David Orchard's Lonely Quest

My apologies for the lengthy periods of downtime at this site. My host appears to be having a few problems. Most frustrating.

Also note that the seventh installment of the Carnival of the Canucks is up at GenX at 40. Go check out the Canuck-y linking goodness!

While attending the Guelph Organic Conference, having fantastic organic coffee and ice cream, I stumbled across a booth operated by David Orchard supporters. Other than a booth campaigning for Percy Schmeiser's coming fight with Monsanto in the Supreme Court of Canada, political booths at this conference were (I thought) few and far between. And as a chance to finally actually meet supporters of David Orchard, I decided to chat them up. Many bloggers, including centrist Andrew Spicer and right-wing Jay Currie are expecting David Orchard to join the NDP any time, now, so perhaps I should ask for a timetable.

They were very polite and very interesting to chat with. They were also, I thought, rather enlightening. Despite speculation that Mr. Orchard was about to take his influence to the NDP after the death of the PCs, it looks likely that he will remain the same electoral wildcard that he was in the 2000 election. The campaign workers were gathering support for Mr. Orchard's attempt to fight the merger between the PCs and the Alliance, and possibly resurrect the Progressive Conservative name in time for the next election. I couldn't help but think to myself, 'Poor David is still tilting at windmills'.

When I asked them whether David Orchard would consider lending his considerable strength to the NDP, the workers told me that they were taking a 'wait and see' attitude. They wanted to see 'what Jack would do for us'. One noted that Ed Broadbent had lost her back in the late 1980s when he accepted that appointment from Brian Mulroney. They noted that they were looking for a party as committed to fighting globalization as they were, and Jack Layton, at first glance, seemed to be offering a search for "a kinder, gentler globalization." "Good luck!" said one rather sardonically.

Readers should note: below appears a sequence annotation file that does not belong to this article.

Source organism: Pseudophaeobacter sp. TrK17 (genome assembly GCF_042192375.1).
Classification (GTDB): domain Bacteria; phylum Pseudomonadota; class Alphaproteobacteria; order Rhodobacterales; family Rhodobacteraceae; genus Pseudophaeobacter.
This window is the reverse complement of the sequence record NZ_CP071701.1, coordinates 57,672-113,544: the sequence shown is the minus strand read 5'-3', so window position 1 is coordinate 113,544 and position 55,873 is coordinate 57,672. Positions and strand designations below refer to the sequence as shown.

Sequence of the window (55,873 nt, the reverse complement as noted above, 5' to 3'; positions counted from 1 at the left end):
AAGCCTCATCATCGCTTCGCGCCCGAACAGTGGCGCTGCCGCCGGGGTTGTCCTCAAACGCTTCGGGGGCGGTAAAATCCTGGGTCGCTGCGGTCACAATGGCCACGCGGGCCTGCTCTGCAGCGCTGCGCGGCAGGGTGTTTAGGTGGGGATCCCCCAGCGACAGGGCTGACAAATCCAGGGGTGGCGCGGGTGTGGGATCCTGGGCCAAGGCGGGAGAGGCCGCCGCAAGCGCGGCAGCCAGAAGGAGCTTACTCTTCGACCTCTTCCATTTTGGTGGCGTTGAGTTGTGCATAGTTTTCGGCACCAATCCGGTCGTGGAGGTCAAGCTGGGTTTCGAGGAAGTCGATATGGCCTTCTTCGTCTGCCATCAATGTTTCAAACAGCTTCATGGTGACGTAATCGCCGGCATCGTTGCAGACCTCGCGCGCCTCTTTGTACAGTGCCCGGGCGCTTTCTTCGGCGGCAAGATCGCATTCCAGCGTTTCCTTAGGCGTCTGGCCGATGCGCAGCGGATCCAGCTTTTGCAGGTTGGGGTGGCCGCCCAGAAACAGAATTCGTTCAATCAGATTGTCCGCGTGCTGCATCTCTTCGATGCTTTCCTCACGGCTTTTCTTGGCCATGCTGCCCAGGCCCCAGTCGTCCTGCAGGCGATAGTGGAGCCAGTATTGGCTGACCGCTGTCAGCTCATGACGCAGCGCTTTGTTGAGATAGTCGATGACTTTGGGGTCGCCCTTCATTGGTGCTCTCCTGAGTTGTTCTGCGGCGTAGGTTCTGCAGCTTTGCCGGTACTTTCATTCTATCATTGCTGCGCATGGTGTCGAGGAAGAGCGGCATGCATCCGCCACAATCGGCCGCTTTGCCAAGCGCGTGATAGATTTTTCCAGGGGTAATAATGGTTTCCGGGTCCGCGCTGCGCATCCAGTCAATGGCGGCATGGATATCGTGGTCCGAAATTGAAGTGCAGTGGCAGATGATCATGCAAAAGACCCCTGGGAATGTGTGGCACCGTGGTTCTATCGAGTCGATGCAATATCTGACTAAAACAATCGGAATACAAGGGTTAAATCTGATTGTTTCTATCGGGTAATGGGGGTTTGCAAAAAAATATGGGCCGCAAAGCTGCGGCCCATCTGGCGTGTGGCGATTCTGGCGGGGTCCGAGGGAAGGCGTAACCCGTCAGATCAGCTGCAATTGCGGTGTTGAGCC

I think this speaks volumes of Mr. Orchard's position, and it speaks volumes of the direction Jack Layton has taken the NDP. Nobody's doubting that the NDP is clearly the most left-wing mainstream party in Canada, with strong leftist credentials, but the reluctance of Mr. Orchard's supporters to commit to this new tent of progressives suggests that Jack Layton may be successfully moving the NDP forward into a leftist stance that is not anti-American Canadian nationalist. And speaking as a Red Tory who supported David Orchard's quest to steer the PCs towards its progressive roots, I think I'm moving forward with Jack.

During my conversation with Orchard's supporters, I was handed a sheaf of newspaper clippings full of articles and opinion pieces describing, among other things, the fight to keep the PCs alive, David Orchard's various candidacies, the strain between the Red Tories and neo-conservatives and, most particularly, the impact of the Free Trade Agreement on Canada. There was a lot of talk about the threat of American ownership of Canadian business, our dependence upon American trade for our livelihoods, and the departure of our economic self-sufficiency.